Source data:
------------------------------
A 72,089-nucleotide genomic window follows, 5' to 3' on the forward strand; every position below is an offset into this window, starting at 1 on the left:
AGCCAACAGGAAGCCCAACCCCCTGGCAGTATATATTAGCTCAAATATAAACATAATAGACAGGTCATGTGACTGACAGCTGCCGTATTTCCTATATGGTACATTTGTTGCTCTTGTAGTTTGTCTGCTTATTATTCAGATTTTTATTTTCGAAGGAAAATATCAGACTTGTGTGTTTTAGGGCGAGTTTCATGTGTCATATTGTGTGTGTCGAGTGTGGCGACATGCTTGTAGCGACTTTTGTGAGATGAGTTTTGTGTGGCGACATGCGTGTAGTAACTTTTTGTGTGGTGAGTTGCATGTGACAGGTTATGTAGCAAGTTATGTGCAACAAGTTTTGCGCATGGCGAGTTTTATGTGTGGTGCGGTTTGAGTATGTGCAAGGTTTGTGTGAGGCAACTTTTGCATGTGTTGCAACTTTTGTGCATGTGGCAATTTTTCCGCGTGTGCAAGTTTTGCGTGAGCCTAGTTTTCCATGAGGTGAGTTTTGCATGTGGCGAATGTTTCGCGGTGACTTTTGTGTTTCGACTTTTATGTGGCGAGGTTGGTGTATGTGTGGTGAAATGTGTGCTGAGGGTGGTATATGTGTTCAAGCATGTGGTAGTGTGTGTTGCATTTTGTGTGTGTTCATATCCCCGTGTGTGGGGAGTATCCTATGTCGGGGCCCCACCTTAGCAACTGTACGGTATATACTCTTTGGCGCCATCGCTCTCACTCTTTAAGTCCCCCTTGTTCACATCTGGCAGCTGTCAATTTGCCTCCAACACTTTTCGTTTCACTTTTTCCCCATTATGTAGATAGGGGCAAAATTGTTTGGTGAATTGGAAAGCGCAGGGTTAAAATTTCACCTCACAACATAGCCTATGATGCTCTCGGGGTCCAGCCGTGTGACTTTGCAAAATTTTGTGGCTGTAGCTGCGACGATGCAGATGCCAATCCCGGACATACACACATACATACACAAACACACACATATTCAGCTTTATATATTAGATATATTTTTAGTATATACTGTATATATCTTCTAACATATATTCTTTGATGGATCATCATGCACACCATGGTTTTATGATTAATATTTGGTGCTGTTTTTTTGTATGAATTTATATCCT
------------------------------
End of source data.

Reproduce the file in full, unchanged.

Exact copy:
A 72,089-nucleotide genomic window follows, 5' to 3' on the forward strand; every position below is an offset into this window, starting at 1 on the left:
AGCCAACAGGAAGCCCAACCCCCTGGCAGTATATATTAGCTCAAATATAAACATAATAGACAGGTCATGTGACTGACAGCTGCCGTATTTCCTATATGGTACATTTGTTGCTCTTGTAGTTTGTCTGCTTATTATTCAGATTTTTATTTTCGAAGGAAAATATCAGACTTGTGTGTTTTAGGGCGAGTTTCATGTGTCATATTGTGTGTGTCGAGTGTGGCGACATGCTTGTAGCGACTTTTGTGAGATGAGTTTTGTGTGGCGACATGCGTGTAGTAACTTTTTGTGTGGTGAGTTGCATGTGACAGGTTATGTAGCAAGTTATGTGCAACAAGTTTTGCGCATGGCGAGTTTTATGTGTGGTGCGGTTTGAGTATGTGCAAGGTTTGTGTGAGGCAACTTTTGCATGTGTTGCAACTTTTGTGCATGTGGCAATTTTTCCGCGTGTGCAAGTTTTGCGTGAGCCTAGTTTTCCATGAGGTGAGTTTTGCATGTGGCGAATGTTTCGCGGTGACTTTTGTGTTTCGACTTTTATGTGGCGAGGTTGGTGTATGTGTGGTGAAATGTGTGCTGAGGGTGGTATATGTGTTCAAGCATGTGGTAGTGTGTGTTGCATTTTGTGTGTGTTCATATCCCCGTGTGTGGGGAGTATCCTATGTCGGGGCCCCACCTTAGCAACTGTACGGTATATACTCTTTGGCGCCATCGCTCTCACTCTTTAAGTCCCCCTTGTTCACATCTGGCAGCTGTCAATTTGCCTCCAACACTTTTCGTTTCACTTTTTCCCCATTATGTAGATAGGGGCAAAATTGTTTGGTGAATTGGAAAGCGCAGGGTTAAAATTTCACCTCACAACATAGCCTATGATGCTCTCGGGGTCCAGCCGTGTGACTTTGCAAAATTTTGTGGCTGTAGCTGCGACGATGCAGATGCCAATCCCGGACATACACACATACATACACAAACACACACATATTCAGCTTTATATATTAGATATATTTTTAGTATATACTGTATATATCTTCTAACATATATTCTTTGATGGATCATCATGCACACCATGGTTTTATGATTAATATTTGGTGCTGTTTTTTTGTATGAATTTATATCCT